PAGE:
56% of older adults experienced loneliness amid pandemic, new survey shows

More than half of older adults in the U.S. (56 percent) reported feeling isolated from others in a new poll, compared to 27 percent of older adults who reported the same in 2018.

Ann Arbor-based University of Michigan's Institute for Healthcare Policy and Innovation conducts the National Poll on Healthy Aging, with support from AARP and Michigan Medicine. The 2020 poll surveyed 2,074 older adults, age 50 to 80 , in June. The 2018 survey polled 2,051 older adults, age 50 to 80 , in October 2018.

When asked to compare their feelings in June to before the pandemic, about 48 percent of respondents felt more isolated, 8 percent felt less isolated and 44 percent reported feeling the same isolation level . Forty-six percent of respondents reported infrequent social contact (once a week or less) with family, friends or neighbors from outside the home, compared to 28 percent in 2018.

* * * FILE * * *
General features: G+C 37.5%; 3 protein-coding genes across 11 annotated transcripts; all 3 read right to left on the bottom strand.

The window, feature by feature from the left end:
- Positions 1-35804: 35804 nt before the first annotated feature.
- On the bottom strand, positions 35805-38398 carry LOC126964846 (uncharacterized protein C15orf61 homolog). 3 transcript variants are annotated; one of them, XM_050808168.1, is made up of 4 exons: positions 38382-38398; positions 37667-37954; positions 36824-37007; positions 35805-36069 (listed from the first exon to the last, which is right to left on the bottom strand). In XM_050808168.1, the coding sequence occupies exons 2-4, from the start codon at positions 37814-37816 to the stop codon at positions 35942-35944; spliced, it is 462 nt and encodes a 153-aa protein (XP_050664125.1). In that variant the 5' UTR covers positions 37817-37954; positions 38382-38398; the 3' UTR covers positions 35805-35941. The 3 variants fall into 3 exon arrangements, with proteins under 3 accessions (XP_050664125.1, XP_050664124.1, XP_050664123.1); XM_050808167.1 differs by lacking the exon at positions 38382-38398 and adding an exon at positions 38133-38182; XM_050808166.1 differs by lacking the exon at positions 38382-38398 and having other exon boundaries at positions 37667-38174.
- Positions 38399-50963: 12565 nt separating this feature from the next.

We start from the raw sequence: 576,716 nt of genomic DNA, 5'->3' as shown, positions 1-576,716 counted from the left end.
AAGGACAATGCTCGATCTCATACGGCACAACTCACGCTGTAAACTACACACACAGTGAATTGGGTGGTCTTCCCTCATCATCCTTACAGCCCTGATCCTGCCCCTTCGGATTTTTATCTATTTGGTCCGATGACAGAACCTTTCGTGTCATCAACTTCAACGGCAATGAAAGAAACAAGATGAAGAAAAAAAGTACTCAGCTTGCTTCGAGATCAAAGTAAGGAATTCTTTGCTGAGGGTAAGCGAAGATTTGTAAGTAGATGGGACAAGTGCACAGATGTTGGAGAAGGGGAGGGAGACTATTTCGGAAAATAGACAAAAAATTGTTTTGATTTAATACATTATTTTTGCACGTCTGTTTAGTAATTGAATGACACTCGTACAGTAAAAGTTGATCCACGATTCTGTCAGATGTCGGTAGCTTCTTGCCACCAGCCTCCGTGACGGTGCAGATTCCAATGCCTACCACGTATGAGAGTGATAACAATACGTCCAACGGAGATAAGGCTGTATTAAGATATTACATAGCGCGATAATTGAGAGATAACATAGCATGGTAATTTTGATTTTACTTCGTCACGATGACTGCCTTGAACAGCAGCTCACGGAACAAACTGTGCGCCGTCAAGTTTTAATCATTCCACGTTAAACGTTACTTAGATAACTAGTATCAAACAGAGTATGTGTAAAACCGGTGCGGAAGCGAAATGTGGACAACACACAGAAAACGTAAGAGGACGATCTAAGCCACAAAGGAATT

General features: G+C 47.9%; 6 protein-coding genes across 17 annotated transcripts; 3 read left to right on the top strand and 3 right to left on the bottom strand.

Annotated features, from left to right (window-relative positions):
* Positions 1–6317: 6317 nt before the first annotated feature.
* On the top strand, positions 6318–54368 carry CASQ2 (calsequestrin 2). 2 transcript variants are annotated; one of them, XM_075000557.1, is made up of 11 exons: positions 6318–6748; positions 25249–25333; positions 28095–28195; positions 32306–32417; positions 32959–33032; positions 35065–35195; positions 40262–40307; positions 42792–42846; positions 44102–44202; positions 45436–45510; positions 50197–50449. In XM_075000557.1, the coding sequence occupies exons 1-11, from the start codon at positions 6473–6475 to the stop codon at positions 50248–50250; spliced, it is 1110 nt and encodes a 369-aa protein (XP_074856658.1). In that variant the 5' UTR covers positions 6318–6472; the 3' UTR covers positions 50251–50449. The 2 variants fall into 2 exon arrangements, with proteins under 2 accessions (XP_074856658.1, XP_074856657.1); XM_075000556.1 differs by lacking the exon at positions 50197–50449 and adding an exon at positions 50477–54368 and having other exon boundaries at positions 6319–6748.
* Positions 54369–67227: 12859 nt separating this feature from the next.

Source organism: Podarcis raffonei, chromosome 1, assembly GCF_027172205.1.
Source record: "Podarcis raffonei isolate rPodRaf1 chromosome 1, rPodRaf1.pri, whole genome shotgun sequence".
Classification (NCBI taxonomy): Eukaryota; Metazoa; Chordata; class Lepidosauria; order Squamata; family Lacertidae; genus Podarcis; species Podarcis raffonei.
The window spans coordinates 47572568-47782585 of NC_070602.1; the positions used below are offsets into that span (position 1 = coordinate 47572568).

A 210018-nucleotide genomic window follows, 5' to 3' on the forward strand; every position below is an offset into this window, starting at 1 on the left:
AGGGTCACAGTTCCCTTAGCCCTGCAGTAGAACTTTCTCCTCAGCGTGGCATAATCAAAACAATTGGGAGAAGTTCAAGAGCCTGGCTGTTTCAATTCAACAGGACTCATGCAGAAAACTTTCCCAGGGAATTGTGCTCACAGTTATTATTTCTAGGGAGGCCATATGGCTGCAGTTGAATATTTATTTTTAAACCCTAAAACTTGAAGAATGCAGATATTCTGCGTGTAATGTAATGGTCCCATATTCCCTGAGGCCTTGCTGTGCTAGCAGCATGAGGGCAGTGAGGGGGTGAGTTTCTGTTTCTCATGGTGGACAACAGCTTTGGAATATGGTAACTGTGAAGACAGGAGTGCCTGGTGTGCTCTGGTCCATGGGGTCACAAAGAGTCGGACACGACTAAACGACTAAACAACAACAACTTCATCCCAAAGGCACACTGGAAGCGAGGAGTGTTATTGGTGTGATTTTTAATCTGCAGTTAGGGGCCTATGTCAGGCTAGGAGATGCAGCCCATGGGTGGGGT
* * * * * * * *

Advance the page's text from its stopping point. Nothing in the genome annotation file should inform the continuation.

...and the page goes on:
In addition, feeling a lack of companionship during the first three months of the pandemic was more common among women, people who lived alone and those who were unemployed, disabled or not working.

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